John Toland, director of the Isaac Newton Institute for Mathematical Sciences, chaired the event and introduced the speakers. He reiterated something he told us earlier in the year when he spoke to StatsLife about the Turing Gateway. The motivation behind the Turing Gateway came in response to a sense that a lot of mathematical research is 'well known, but unfortunately not known by the people who need to know it.'
Phil Nelson, chief executive of the Engineering and Physical Sciences Research Council was first to speak. He gave an overview of the Council’s activities and the potential for their research programmes to improve public policy across government. By way of examples he cited research into supporting the elderly in their own homes, flood prediction and prevention, and the gold medal success of the British Winter Olympics team (they funded research into skeleton design.)
Muffy Calder, the chief scientific adviser for Scotland, took the podium next where she outlined the role of scientific advice to government. The role of the scientist in her view was to present robust evidence to decison makers, present advice that is based on good analysis and finally, that the importance of the last two steps should be communicated to the general public.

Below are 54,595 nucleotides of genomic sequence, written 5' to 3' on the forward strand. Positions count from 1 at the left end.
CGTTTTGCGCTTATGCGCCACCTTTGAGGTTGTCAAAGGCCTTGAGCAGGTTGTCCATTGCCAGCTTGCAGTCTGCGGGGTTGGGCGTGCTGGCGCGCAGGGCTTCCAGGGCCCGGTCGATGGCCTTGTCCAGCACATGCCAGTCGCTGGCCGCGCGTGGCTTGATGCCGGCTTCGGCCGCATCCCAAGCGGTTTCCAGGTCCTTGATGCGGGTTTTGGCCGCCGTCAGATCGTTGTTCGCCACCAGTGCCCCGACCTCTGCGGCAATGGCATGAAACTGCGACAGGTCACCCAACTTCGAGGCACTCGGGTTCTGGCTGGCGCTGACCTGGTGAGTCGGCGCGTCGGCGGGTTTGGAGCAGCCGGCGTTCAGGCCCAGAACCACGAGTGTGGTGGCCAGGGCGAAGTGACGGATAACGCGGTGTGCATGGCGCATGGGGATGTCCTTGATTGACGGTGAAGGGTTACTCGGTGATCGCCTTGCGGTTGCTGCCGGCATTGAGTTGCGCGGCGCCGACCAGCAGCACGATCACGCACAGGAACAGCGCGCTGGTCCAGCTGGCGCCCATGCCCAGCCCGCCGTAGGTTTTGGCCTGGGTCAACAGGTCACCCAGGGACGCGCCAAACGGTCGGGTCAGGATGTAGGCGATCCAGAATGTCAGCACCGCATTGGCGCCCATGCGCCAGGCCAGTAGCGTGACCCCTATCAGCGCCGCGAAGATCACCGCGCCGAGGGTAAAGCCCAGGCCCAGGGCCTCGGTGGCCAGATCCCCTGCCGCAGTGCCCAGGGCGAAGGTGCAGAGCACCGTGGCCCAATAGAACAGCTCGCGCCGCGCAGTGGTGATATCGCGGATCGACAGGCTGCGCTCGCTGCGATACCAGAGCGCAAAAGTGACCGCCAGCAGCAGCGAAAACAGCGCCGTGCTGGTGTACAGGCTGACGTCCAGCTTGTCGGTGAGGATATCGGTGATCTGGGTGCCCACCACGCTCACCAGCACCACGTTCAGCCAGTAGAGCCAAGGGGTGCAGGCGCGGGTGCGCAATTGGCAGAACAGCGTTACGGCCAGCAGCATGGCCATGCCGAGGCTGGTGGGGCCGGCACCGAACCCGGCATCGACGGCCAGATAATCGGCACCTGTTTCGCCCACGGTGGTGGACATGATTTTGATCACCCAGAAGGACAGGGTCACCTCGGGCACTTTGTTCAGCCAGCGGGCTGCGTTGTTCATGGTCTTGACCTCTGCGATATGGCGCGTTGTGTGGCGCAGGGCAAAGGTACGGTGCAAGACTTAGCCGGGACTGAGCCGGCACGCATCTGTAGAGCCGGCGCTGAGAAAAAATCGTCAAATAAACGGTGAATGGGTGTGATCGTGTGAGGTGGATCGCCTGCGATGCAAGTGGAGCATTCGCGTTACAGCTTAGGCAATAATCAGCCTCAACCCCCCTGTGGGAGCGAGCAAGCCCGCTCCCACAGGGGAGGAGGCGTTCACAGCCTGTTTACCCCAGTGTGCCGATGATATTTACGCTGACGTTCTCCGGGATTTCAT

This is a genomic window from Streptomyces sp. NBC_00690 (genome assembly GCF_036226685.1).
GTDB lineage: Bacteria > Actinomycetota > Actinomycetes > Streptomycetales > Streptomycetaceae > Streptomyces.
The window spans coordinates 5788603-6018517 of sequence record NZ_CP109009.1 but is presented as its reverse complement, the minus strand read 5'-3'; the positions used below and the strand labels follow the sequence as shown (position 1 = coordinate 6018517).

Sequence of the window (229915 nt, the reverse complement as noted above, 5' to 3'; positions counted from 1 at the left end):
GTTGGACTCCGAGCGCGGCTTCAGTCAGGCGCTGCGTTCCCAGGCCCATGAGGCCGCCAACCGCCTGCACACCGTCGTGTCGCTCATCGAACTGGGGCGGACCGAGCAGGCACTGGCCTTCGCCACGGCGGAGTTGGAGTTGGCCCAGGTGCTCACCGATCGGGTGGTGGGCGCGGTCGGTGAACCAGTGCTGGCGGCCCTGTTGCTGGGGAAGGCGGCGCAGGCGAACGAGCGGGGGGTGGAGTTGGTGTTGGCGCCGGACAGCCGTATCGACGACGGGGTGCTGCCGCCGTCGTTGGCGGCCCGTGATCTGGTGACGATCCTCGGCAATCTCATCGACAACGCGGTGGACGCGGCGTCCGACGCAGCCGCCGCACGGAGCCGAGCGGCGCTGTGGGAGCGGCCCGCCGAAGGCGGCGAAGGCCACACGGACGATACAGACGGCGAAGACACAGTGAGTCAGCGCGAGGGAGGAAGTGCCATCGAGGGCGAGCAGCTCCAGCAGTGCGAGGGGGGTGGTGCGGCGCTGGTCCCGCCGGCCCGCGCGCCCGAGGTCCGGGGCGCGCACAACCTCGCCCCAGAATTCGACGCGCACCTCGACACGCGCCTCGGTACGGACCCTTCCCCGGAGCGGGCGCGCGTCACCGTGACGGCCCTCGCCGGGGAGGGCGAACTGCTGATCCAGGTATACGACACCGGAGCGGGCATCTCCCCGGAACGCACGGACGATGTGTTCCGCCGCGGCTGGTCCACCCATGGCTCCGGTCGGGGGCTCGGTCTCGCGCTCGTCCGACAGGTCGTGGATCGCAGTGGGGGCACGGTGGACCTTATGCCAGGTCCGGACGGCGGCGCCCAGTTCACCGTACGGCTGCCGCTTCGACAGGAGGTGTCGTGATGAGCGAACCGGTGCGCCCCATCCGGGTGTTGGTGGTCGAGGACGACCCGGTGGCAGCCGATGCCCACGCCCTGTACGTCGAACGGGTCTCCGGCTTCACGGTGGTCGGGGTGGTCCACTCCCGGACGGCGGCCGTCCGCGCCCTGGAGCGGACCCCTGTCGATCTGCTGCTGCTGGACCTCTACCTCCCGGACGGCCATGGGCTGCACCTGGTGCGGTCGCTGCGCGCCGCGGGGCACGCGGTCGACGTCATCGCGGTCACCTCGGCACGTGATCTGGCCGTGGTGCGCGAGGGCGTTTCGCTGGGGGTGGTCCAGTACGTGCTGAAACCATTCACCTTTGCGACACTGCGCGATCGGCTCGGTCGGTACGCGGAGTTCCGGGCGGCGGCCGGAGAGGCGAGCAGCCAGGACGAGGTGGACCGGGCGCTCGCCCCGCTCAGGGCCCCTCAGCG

She then went on to present three examples of mathematics being used in Scottish public policy. The first example showed how the Bayesian INLA method was used to track breeding seabirds across the Firth of Forth. The concentration of bird traffic shown in the model has implications for policy decisions such as planning permission in the area.
Muffy then went on to detail other examples, including how the mathematical ‘gravity’ model is used to plan the Forth Replacement Crossing and the Edinburgh to Glasgow Rail Improvement Programme. Fisheries policy also benefitted from hydrodynamics which was used to map the contours of the seabed. Finally she explained how a recently developed algorithm at the University of Glasgow was used to make matches in the donor pool of the NHS kidney exchange.
Roy Anderson, director of the London Centre for Neglected Tropical Disease Research was the next speaker. His presentation detailed how mathematical models can be used to implement disease treatment programmes. He began by discussing the problem of tropical diseases in the developing world, specificaly parasitic worms in Africa, an issue the Gates Foundation is focussing attention on.
Roy then detailed how demography and epidemiology data need to be used in a mathematical model to analyse how treatment can be most effectively deployed on the ground to control or eradicate the parasites. The model is used to estimate the infection rate and where a ‘breakpoint’ is reached following treatment. The ‘breakpoint’ is what the model defines as an acceptable success rate, however any intervention must be long term if it is to prevent the parasite from returning to previous levels.
He then went on to show how the spread of global epidemics can be modelled, focussing on a simulation of a flu epidemic using airline, satellite and population concentration data. In this situation, he then detailed the difficult choices that must be presented to a minister from the model. The trouble is to communicate that out of a list of objectives to control the epidemic, not all can be accomplished and a choice in priority has to be made by the policy maker.